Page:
Bill Sherman

Bill Sherman has positioned himself as the candidate with the greatest focus on the environment. His background certainly gives him credibility on this issue: as an attorney, he fought to hold Exxon Mobil accountable for the Prince William Sound oil spill; as an employee at the Department of the Interior, he aided in efforts to block the Repbulican Congress's attempts to undermine environmental protections. As a legislator in Olympia, Sherman promises to enact measures protecting Puget Sound and limiting CO2 emissions in Washington State. In an era where the federal government buries its head further in the sand on global warming and environmental dangers, Washington State will have to lead its own efforts to protect the environment. Sherman is a great candidate to do that.

Jim Steet

Jim Street recently received the endorsement of the Seattle P-I Editorial Board for his wealth of experience as a former City Council member and Superior Court judge. He is the Director of "Reinvesting in Youth," an effort to reform the juvenile justice system. As the representative of the 43rd District, Street plans to focus on issues of transportation, giving public transit, bicycles, pedestrians the priority in transportation matters. Closely related to this, Street wants Olympia to take a stronger stance in support of the environment. Street is yet another exceptionally strong candidate for this position and would undoubtedly represent 43rd District in a strong and sincere manner.


As already stated, all six of these candidates are high caliber and even against most progressives in other districts, any of the six would have my complete support. That said, they are running against one another in the 43rd. Below is my ranking of the candidates, based on their priorities for Olympia and track record of success on those issues:

1.) Jamie Pedersen
2.) Jim Street
3.) Lynne Dodson
4.) Bill Sherman
5.) Stephanie Pure
6.) Dick Kelley

Remember, the primary is September 19th!


Lynne Dodson said...

What a thoughtful analysis - thank you!

In inequalities in pay and benefits, I was referring more specifically to inequalities within educational sectors, compared to our peer states, and under the control of the state legislature (rather than negotiated at the local level.)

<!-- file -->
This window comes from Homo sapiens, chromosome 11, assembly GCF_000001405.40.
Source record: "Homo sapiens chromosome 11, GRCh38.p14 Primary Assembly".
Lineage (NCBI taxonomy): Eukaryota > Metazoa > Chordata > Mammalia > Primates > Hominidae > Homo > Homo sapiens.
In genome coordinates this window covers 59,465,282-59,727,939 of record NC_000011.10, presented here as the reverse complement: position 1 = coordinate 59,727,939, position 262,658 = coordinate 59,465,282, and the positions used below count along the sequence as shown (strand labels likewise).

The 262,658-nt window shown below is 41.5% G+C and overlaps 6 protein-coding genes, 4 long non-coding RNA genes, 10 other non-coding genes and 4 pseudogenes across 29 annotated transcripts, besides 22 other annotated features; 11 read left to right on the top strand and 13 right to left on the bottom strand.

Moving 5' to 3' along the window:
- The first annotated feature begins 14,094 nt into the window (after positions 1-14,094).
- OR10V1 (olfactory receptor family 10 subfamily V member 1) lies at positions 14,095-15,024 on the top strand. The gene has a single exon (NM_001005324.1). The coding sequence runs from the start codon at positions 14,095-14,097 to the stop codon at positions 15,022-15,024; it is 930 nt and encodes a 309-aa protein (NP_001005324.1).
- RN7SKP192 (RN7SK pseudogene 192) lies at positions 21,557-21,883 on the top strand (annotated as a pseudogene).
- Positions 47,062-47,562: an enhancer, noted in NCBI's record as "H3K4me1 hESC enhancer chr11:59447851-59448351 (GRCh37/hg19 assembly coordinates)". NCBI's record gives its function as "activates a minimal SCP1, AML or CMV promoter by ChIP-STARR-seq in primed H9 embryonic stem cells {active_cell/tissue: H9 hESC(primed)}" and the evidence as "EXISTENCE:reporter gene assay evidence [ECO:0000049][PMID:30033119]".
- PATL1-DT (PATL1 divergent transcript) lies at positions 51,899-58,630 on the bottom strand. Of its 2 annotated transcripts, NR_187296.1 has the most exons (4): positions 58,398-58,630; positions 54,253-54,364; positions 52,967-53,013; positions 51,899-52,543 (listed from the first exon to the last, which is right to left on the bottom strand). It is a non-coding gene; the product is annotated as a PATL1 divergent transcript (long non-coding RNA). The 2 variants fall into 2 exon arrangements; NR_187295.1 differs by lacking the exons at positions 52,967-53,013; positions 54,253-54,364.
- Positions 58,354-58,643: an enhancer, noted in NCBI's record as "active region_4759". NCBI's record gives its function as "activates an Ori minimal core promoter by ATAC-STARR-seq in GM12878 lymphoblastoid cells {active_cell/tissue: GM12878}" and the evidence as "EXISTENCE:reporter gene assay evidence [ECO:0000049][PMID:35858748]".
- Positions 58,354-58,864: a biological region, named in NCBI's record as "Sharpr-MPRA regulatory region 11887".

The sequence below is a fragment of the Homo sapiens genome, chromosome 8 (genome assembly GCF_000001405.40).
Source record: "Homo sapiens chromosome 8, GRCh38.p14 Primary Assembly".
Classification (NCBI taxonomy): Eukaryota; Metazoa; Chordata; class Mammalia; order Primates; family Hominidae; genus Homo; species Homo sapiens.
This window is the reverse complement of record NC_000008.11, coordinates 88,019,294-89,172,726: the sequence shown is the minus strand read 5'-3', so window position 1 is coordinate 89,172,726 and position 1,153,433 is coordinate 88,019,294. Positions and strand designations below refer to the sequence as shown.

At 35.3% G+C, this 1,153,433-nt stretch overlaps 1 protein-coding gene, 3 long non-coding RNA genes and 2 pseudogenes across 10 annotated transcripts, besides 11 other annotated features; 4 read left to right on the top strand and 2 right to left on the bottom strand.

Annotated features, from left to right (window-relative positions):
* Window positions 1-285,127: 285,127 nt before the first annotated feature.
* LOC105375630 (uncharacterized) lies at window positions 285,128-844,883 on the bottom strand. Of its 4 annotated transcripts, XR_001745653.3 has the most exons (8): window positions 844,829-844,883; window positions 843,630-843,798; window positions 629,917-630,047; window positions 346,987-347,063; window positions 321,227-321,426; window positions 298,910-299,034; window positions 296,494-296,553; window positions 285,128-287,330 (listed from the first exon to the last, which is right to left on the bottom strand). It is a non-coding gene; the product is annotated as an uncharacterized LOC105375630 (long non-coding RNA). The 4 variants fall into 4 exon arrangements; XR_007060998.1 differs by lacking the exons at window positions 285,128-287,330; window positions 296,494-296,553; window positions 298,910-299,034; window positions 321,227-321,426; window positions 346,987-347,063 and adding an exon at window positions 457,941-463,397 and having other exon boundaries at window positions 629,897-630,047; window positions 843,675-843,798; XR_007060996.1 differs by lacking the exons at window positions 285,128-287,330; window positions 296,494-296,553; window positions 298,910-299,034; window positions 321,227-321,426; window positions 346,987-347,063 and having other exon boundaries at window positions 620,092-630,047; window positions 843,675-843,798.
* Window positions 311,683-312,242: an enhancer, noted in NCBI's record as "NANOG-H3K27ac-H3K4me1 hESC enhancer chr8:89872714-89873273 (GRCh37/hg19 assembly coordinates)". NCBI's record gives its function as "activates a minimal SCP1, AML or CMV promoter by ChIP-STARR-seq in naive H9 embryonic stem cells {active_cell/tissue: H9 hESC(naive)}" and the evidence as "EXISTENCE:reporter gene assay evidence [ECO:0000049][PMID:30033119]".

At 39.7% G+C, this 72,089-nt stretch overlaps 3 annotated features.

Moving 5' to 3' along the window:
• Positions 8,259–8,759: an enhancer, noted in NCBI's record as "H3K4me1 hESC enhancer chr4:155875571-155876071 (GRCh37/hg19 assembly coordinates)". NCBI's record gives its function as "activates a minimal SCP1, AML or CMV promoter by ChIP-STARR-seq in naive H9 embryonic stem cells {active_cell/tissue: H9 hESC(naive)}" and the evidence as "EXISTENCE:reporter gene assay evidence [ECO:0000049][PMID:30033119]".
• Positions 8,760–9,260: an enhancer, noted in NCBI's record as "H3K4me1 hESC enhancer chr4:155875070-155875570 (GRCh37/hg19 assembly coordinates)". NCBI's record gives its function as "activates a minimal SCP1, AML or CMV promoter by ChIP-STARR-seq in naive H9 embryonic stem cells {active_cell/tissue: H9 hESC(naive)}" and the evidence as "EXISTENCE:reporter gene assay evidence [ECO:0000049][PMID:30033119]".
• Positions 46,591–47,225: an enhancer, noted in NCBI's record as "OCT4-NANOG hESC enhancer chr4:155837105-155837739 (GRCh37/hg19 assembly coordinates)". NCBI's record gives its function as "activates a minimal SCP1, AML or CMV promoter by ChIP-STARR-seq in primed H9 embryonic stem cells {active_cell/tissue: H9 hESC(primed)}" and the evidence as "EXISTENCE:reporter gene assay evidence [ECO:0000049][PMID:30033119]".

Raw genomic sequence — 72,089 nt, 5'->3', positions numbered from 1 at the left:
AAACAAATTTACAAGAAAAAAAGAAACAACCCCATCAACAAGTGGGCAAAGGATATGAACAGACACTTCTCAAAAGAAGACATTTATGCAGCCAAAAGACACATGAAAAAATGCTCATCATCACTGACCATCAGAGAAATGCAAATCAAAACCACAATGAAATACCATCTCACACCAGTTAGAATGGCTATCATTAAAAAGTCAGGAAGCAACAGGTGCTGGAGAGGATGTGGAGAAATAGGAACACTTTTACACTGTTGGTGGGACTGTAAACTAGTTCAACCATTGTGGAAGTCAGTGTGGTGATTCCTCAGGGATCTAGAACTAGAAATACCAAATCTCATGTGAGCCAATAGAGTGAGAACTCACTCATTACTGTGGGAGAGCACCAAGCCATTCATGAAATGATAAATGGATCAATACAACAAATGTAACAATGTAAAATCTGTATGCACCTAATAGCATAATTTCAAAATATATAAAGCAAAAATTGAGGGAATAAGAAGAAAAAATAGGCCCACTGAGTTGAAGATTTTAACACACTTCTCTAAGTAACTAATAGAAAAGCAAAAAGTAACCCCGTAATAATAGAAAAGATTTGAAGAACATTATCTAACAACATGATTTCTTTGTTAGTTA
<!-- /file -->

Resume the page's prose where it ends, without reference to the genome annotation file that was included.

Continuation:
For example, one of the most egregious examples of pay inequity is in our community colleges where part time faculty earn, statewide, about 56% of what their full time counterparts earn for teaching the same class. I've long worked for equal pay for equal work!

System-wide, teachers (K-12 through college) earn less than their peers in the other western states, making the recruitment and retention of good teachers very difficult!

For early childhood educators, the situation is acute. Yet, without more public programs most parents cannot afford to pay what would be necessary to ensure decent salaries for these professionals.

In our public institutions, para-professionals, classified staff in our schools and colleges, substitute teachers, and graduate students all rely, to differing degrees on decisions made at the state level that affect their salaries and benefits. My goals are salaries and benefits that are fair and competitive.

Thanks again for your post!

Alex Kim said...

Wow... that's pretty damn impressive. Ms. Dodson, if you're reading this, I go to church with Joan Burton. She wears your button "religiously" every week.

Karl, does Lynne Dodson get bonus points for responding?

Karl Smith said...

Many thanks, Ms. Dodson, for filling in those gaps. I know it's impossible to include everything on a campaign website, so I absolutely appreciate you clarifying those points and have so noted in the main post. My respect for you grows and grows. Best of luck in the primary!

Alex, you certainly have a point that anyone who actively seeks out public opinions deserves additional praise. Let's meet and talk about this sometime.

Ross said...

I'm very impressed that Mrs. Dodson took the time to respond. I wish more politicians had that kind of touch. Nice clarification too.

Lynne Dodson said...

Thanks! I've enjoyed your blog a lot - and the feedback is very helpful.

Wouldn't mind moving up in your ratings though :)

Lynne Dodson said...

..oh, and you mean the outstanding Joan Burton, renowned hiker and author? She's fantastic!